Wednesday | December 13, 2017
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Prominent San Diego couple swept away in Wailuku River

The Tribune-Herald confirmed a married couple swept away early Saturday afternoon in the current of the Wailuku River in Hilo owns a boutique resort in suburban San Diego.

Police identified the woman as 62-year-old Gladys F. Novinger of Spring Valley, Calif. She was found at the bottom of Rainbow Falls and was pronounced dead at 4:25 p.m. Saturday at Hilo Medical Center.

Authorities have not officially identified the man, who hadn’t been found by press time Monday. The Tribune-Herald has learned he is Novinger’s 61-year-old husband, George T. Novinger, also of Spring Valley.

The couple owns Vineyard Hacienda, a Spanish hacienda-style inn on a 9-acre property with a Bordeaux wine grape vineyard in Rancho San Diego.

According to the Vineyard Hacienda website, Gladys Novinger was born in Peru and George Novinger is a retired U.S. State Department diplomat. He was described as multilingual and a “master swimmer.”

Both were active in community affairs and on nonprofit organization boards in the San Diego area.

Weather has hampered the search for George Novinger, with efforts suspended Sunday afternoon because of dangerous conditions. The search was resumed Monday but heavy rains caused it to be suspended at mid-morning. The county helicopter resumed flying at 3 p.m. Monday, scanning the Wailuku shoreline, until it was called away to a successful rescue involving tourists in the Kalapana lava viewing area.

The Hawaii Fire Department will resume the search today, weather permitting, but the National Weather Service in Honolulu posted a flash flood watch at 3:43 Monday afternoon. The watch, which means flash flooding is possible, is in effect until 6 p.m. tonight.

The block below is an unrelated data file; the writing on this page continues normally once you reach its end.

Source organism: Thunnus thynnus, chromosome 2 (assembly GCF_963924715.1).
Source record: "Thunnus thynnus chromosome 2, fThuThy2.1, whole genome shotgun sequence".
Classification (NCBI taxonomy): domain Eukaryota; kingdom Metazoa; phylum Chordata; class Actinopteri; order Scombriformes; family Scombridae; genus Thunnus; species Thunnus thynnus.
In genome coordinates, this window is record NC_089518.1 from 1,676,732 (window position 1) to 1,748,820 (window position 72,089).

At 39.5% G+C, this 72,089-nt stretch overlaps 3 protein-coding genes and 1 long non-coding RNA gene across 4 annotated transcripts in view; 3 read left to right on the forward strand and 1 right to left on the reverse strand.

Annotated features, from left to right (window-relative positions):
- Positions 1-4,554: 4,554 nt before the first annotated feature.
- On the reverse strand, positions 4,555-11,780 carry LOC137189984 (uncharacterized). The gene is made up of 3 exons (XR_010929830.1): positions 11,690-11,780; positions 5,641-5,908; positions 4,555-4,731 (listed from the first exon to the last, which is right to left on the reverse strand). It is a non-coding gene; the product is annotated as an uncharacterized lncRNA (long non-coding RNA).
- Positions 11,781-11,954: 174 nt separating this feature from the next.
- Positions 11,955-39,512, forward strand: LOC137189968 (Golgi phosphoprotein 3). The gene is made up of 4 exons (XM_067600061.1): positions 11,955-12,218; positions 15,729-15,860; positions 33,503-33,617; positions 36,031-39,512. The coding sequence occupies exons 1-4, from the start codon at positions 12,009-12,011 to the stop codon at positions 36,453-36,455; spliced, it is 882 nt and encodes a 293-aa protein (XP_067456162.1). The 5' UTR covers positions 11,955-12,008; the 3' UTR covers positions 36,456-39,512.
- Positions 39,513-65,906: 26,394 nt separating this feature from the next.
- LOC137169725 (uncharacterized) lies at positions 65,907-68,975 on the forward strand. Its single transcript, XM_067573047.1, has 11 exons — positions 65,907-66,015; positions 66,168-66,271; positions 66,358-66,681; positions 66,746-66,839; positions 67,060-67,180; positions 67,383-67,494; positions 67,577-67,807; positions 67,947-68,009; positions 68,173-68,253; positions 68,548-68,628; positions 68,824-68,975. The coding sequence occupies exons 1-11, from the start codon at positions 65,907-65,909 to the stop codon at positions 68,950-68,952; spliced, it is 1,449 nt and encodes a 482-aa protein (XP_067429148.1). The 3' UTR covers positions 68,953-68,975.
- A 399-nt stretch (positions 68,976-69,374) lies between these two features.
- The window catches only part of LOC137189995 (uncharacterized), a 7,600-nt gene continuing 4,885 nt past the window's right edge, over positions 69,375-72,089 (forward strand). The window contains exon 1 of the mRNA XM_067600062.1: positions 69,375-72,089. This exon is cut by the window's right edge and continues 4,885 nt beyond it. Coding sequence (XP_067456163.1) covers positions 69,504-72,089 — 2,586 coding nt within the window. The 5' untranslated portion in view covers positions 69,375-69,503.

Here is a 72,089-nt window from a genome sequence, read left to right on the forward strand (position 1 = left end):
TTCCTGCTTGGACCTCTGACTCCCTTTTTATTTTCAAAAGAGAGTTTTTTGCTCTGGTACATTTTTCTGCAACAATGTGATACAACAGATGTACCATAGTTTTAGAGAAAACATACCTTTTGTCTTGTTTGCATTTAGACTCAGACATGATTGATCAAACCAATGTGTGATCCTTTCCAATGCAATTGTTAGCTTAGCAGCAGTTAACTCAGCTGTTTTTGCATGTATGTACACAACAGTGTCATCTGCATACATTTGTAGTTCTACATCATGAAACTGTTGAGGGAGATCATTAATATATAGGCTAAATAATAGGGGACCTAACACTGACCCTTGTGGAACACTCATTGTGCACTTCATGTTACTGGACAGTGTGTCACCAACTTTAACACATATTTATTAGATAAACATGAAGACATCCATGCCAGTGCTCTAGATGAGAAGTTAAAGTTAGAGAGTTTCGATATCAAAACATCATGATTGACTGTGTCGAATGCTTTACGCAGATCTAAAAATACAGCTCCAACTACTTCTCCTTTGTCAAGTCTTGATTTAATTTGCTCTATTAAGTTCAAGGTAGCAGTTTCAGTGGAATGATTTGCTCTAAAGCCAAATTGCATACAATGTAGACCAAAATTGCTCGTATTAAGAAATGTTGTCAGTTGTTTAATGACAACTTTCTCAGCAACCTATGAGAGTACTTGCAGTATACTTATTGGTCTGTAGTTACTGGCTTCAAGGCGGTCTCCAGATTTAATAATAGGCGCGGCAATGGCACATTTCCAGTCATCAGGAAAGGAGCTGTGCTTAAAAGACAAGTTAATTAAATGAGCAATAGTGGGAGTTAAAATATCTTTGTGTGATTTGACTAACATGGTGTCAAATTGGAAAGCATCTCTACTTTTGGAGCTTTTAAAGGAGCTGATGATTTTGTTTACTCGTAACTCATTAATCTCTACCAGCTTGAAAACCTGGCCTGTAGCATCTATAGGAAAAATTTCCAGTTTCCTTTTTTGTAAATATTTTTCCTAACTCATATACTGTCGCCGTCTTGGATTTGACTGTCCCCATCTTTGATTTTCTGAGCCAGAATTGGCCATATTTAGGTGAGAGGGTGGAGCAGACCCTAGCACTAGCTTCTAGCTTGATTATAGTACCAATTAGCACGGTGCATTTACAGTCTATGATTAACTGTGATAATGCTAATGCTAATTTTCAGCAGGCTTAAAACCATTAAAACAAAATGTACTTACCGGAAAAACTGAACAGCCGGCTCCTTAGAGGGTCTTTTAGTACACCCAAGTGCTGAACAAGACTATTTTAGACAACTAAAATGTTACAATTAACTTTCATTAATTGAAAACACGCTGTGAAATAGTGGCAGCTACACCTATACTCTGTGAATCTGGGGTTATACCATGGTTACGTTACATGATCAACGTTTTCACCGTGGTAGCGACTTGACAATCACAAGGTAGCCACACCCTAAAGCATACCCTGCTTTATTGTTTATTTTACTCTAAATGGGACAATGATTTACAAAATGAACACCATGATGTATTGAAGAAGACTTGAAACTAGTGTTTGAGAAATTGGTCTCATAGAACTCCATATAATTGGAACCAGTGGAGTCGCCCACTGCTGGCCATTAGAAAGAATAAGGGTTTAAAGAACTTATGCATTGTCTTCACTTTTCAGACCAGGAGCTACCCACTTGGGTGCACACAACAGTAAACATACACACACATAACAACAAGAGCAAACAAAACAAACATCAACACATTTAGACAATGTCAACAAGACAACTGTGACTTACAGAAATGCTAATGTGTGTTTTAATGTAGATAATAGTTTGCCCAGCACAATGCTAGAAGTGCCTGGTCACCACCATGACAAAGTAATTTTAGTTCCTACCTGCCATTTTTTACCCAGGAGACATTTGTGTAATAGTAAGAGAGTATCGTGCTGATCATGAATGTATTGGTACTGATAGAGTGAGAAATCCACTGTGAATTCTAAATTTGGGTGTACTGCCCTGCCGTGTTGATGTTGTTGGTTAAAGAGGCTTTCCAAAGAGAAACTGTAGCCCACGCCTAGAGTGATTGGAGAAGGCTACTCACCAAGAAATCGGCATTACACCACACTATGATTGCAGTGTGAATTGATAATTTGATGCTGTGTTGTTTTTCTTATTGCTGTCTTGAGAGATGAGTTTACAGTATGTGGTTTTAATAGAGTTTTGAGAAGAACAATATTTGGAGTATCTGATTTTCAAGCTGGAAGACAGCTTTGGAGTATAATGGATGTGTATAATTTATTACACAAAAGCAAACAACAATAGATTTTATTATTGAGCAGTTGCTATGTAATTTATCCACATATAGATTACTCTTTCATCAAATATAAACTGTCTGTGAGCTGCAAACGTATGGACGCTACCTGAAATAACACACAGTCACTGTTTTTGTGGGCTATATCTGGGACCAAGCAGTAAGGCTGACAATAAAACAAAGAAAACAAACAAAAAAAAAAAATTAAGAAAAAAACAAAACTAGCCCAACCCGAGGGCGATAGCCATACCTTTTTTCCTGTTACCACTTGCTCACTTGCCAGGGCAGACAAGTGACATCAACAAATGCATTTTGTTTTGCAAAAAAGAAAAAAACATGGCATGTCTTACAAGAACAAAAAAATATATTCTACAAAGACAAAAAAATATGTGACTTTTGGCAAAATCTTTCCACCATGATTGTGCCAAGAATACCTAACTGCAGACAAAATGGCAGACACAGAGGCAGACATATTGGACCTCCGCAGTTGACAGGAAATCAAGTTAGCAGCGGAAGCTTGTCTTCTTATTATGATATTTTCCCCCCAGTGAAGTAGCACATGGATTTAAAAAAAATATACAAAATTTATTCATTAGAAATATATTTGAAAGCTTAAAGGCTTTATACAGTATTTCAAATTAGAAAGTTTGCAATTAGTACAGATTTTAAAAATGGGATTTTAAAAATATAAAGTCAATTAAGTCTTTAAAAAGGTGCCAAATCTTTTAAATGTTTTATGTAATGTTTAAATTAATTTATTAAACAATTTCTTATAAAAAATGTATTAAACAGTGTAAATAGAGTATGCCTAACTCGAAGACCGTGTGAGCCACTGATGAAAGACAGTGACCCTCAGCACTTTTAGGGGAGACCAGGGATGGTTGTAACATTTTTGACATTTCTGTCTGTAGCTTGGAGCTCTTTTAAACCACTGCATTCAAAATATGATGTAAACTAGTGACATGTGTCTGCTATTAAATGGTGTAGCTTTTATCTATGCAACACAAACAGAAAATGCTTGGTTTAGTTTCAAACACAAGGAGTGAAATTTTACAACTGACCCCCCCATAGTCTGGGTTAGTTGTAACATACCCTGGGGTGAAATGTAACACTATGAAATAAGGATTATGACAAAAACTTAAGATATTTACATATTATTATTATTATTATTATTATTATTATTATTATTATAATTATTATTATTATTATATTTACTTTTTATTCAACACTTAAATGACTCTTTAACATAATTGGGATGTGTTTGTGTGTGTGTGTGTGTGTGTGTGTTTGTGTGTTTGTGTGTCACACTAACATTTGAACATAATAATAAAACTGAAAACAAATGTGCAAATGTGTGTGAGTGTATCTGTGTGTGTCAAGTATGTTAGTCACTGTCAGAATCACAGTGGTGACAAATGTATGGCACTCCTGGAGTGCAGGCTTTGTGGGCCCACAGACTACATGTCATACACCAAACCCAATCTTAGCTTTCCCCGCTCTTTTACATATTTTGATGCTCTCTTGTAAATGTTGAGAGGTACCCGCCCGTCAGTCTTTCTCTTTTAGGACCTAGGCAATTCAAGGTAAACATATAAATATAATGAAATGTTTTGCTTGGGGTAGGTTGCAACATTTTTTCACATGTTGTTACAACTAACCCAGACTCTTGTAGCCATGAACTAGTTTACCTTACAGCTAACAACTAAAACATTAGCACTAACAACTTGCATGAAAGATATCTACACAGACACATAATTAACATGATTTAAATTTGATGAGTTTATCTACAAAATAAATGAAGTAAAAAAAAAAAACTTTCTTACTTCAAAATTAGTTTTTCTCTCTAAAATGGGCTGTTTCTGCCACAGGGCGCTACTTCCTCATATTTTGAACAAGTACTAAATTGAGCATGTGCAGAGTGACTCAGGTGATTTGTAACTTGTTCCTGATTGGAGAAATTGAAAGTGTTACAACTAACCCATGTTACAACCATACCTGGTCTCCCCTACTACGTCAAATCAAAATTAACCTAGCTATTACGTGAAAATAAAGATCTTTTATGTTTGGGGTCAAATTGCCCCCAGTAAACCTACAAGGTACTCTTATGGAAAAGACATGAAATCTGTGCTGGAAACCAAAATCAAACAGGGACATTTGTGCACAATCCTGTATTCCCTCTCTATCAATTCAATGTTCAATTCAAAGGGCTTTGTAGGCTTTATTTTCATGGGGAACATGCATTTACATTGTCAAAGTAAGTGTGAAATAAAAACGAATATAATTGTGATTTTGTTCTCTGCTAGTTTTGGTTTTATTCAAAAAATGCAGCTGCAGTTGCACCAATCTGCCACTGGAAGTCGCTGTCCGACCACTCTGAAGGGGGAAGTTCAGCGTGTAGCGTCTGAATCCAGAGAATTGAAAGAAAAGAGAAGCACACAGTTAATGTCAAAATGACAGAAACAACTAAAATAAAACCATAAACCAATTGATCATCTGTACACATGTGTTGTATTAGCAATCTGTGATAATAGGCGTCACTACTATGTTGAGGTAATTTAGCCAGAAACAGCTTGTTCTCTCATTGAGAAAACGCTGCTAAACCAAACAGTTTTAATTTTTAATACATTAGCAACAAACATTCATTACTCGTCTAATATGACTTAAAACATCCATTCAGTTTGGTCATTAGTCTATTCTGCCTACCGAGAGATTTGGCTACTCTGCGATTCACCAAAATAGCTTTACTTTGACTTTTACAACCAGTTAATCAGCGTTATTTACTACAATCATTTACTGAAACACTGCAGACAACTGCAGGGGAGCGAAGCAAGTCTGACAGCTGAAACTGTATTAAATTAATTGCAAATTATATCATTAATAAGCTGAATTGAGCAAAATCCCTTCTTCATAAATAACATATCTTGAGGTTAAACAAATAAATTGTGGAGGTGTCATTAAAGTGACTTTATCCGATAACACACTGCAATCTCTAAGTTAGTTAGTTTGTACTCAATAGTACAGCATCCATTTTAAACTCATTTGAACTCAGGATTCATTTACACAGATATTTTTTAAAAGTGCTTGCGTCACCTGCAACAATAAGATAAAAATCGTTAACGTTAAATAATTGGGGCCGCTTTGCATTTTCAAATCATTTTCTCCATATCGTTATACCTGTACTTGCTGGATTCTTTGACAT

Battalion Chief Matthias Kusch said rescuers will assess this morning whether conditions are conducive to a search.

“It doesn’t make sense to insert people along the riverbanks if we can’t retrieve them with potential flash flooding,” Kusch said.

Wailuku means “waters of destruction” in Hawaiian, and numerous people have drowned in the river throughout the years. The recent rains have swollen the tributary, which empties into Hilo Bay, and added to the volume of water cascading down Rainbow Falls.

“It’s a great recreational spot provided the weather supports recreation. But rivers have currents and you’d better be a strong swimmer,” Kusch said. “If you’re not a strong swimmer, don’t attempt to swim through churning waters. Even at low flow rates, I think the river is the biggest in the state.”

Police Lt. Miles Chong said it didn’t appear the Novingers were at Rainbow Falls State Park for swimming.

“It sounds like they were up there sightseeing. They were enjoying themselves up there. They had a picnic and stuff,” he said. A written police statement said the couple was attempting to cross the river above the falls when they disappeared.

Chong said visitors to Wailuku River and Rainbow Falls should “heed the warning signs.”

“There are a lot of warning signs posted not only there but at Boiling Pots,” he said.

Police opened an unattended death investigation. An autopsy was conducted Monday morning on Gladys Novinger, but the exact cause of her death is being deferred pending toxicology results.

Anyone who might have witnessed the incident or has any other information about it is asked to call the police nonemergency line at 935-3311 or contact Detective Dean Uyetake at 961-2379 or

Email John Burnett at


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